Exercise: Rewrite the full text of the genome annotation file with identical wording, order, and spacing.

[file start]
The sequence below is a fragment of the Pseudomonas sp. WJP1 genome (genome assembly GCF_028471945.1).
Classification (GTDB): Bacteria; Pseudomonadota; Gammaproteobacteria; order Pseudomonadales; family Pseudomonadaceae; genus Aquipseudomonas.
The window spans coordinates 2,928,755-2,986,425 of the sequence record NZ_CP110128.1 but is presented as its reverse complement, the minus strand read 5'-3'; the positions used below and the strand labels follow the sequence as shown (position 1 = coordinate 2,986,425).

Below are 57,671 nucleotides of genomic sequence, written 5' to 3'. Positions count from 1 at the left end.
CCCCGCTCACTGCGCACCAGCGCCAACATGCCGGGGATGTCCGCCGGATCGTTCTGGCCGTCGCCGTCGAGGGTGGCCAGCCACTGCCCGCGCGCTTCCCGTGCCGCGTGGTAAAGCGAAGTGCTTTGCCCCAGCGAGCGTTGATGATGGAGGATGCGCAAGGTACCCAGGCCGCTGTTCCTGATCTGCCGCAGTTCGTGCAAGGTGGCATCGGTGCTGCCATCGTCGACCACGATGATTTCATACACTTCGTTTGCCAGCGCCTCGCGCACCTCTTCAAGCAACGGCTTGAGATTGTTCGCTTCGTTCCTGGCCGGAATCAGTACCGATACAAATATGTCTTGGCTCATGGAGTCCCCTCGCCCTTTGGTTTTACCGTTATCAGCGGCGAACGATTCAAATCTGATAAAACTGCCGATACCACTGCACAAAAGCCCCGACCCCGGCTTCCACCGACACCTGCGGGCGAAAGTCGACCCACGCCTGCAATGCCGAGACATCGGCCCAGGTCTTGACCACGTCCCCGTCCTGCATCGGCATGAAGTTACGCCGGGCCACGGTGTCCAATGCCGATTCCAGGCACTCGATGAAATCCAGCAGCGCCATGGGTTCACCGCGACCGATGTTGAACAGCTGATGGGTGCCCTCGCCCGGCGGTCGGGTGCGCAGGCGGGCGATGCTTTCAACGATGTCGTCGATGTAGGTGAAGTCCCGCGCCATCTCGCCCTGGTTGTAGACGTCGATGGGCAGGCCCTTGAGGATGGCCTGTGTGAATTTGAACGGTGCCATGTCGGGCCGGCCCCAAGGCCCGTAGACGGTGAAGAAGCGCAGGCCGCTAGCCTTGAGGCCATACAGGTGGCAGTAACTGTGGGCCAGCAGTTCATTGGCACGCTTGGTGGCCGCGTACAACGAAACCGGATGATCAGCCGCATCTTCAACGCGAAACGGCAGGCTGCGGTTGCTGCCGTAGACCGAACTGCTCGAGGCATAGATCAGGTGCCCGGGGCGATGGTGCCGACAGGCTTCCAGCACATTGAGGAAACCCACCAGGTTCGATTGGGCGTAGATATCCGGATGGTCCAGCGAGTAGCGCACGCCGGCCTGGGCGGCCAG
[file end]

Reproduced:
The sequence below is a fragment of the Pseudomonas sp. WJP1 genome (genome assembly GCF_028471945.1).
Classification (GTDB): Bacteria; Pseudomonadota; Gammaproteobacteria; order Pseudomonadales; family Pseudomonadaceae; genus Aquipseudomonas.
The window spans coordinates 2,928,755-2,986,425 of the sequence record NZ_CP110128.1 but is presented as its reverse complement, the minus strand read 5'-3'; the positions used below and the strand labels follow the sequence as shown (position 1 = coordinate 2,986,425).

Below are 57,671 nucleotides of genomic sequence, written 5' to 3'. Positions count from 1 at the left end.
CCCCGCTCACTGCGCACCAGCGCCAACATGCCGGGGATGTCCGCCGGATCGTTCTGGCCGTCGCCGTCGAGGGTGGCCAGCCACTGCCCGCGCGCTTCCCGTGCCGCGTGGTAAAGCGAAGTGCTTTGCCCCAGCGAGCGTTGATGATGGAGGATGCGCAAGGTACCCAGGCCGCTGTTCCTGATCTGCCGCAGTTCGTGCAAGGTGGCATCGGTGCTGCCATCGTCGACCACGATGATTTCATACACTTCGTTTGCCAGCGCCTCGCGCACCTCTTCAAGCAACGGCTTGAGATTGTTCGCTTCGTTCCTGGCCGGAATCAGTACCGATACAAATATGTCTTGGCTCATGGAGTCCCCTCGCCCTTTGGTTTTACCGTTATCAGCGGCGAACGATTCAAATCTGATAAAACTGCCGATACCACTGCACAAAAGCCCCGACCCCGGCTTCCACCGACACCTGCGGGCGAAAGTCGACCCACGCCTGCAATGCCGAGACATCGGCCCAGGTCTTGACCACGTCCCCGTCCTGCATCGGCATGAAGTTACGCCGGGCCACGGTGTCCAATGCCGATTCCAGGCACTCGATGAAATCCAGCAGCGCCATGGGTTCACCGCGACCGATGTTGAACAGCTGATGGGTGCCCTCGCCCGGCGGTCGGGTGCGCAGGCGGGCGATGCTTTCAACGATGTCGTCGATGTAGGTGAAGTCCCGCGCCATCTCGCCCTGGTTGTAGACGTCGATGGGCAGGCCCTTGAGGATGGCCTGTGTGAATTTGAACGGTGCCATGTCGGGCCGGCCCCAAGGCCCGTAGACGGTGAAGAAGCGCAGGCCGCTAGCCTTGAGGCCATACAGGTGGCAGTAACTGTGGGCCAGCAGTTCATTGGCACGCTTGGTGGCCGCGTACAACGAAACCGGATGATCAGCCGCATCTTCAACGCGAAACGGCAGGCTGCGGTTGCTGCCGTAGACCGAACTGCTCGAGGCATAGATCAGGTGCCCGGGGCGATGGTGCCGACAGGCTTCCAGCACATTGAGGAAACCCACCAGGTTCGATTGGGCGTAGATATCCGGATGGTCCAGCGAGTAGCGCACGCCGGCCTGGGCGGCCAG